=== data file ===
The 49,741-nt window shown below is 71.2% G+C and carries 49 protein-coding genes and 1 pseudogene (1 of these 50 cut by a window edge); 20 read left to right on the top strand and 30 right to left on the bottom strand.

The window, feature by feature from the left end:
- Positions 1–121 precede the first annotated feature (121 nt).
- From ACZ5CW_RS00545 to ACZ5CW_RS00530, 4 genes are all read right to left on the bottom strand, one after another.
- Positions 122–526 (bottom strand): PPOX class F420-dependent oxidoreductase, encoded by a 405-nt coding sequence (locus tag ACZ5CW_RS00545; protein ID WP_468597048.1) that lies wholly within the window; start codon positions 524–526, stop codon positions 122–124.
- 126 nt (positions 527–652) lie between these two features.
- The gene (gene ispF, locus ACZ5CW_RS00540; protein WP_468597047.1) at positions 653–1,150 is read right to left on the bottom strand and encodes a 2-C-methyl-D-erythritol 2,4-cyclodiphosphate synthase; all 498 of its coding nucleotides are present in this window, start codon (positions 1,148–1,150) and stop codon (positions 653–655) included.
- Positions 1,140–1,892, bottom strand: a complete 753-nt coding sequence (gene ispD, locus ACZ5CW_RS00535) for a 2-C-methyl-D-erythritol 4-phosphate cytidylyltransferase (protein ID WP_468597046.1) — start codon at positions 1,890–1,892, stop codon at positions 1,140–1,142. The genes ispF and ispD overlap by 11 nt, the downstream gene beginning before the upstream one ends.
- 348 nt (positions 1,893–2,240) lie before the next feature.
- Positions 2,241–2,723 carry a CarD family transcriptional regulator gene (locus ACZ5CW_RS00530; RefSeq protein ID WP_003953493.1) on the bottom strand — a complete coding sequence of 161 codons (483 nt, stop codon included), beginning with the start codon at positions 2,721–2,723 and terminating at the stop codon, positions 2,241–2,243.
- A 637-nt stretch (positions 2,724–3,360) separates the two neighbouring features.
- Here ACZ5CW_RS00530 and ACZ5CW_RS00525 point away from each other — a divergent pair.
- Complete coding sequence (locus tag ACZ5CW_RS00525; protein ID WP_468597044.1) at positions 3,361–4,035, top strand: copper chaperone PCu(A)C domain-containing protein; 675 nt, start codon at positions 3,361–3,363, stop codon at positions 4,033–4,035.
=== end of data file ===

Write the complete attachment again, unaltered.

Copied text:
The 49,741-nt window shown below is 71.2% G+C and carries 49 protein-coding genes and 1 pseudogene (1 of these 50 cut by a window edge); 20 read left to right on the top strand and 30 right to left on the bottom strand.

The window, feature by feature from the left end:
- Positions 1–121 precede the first annotated feature (121 nt).
- From ACZ5CW_RS00545 to ACZ5CW_RS00530, 4 genes are all read right to left on the bottom strand, one after another.
- Positions 122–526 (bottom strand): PPOX class F420-dependent oxidoreductase, encoded by a 405-nt coding sequence (locus tag ACZ5CW_RS00545; protein ID WP_468597048.1) that lies wholly within the window; start codon positions 524–526, stop codon positions 122–124.
- 126 nt (positions 527–652) lie between these two features.
- The gene (gene ispF, locus ACZ5CW_RS00540; protein WP_468597047.1) at positions 653–1,150 is read right to left on the bottom strand and encodes a 2-C-methyl-D-erythritol 2,4-cyclodiphosphate synthase; all 498 of its coding nucleotides are present in this window, start codon (positions 1,148–1,150) and stop codon (positions 653–655) included.
- Positions 1,140–1,892, bottom strand: a complete 753-nt coding sequence (gene ispD, locus ACZ5CW_RS00535) for a 2-C-methyl-D-erythritol 4-phosphate cytidylyltransferase (protein ID WP_468597046.1) — start codon at positions 1,890–1,892, stop codon at positions 1,140–1,142. The genes ispF and ispD overlap by 11 nt, the downstream gene beginning before the upstream one ends.
- 348 nt (positions 1,893–2,240) lie before the next feature.
- Positions 2,241–2,723 carry a CarD family transcriptional regulator gene (locus ACZ5CW_RS00530; RefSeq protein ID WP_003953493.1) on the bottom strand — a complete coding sequence of 161 codons (483 nt, stop codon included), beginning with the start codon at positions 2,721–2,723 and terminating at the stop codon, positions 2,241–2,243.
- A 637-nt stretch (positions 2,724–3,360) separates the two neighbouring features.
- Here ACZ5CW_RS00530 and ACZ5CW_RS00525 point away from each other — a divergent pair.
- Complete coding sequence (locus tag ACZ5CW_RS00525; protein ID WP_468597044.1) at positions 3,361–4,035, top strand: copper chaperone PCu(A)C domain-containing protein; 675 nt, start codon at positions 3,361–3,363, stop codon at positions 4,033–4,035.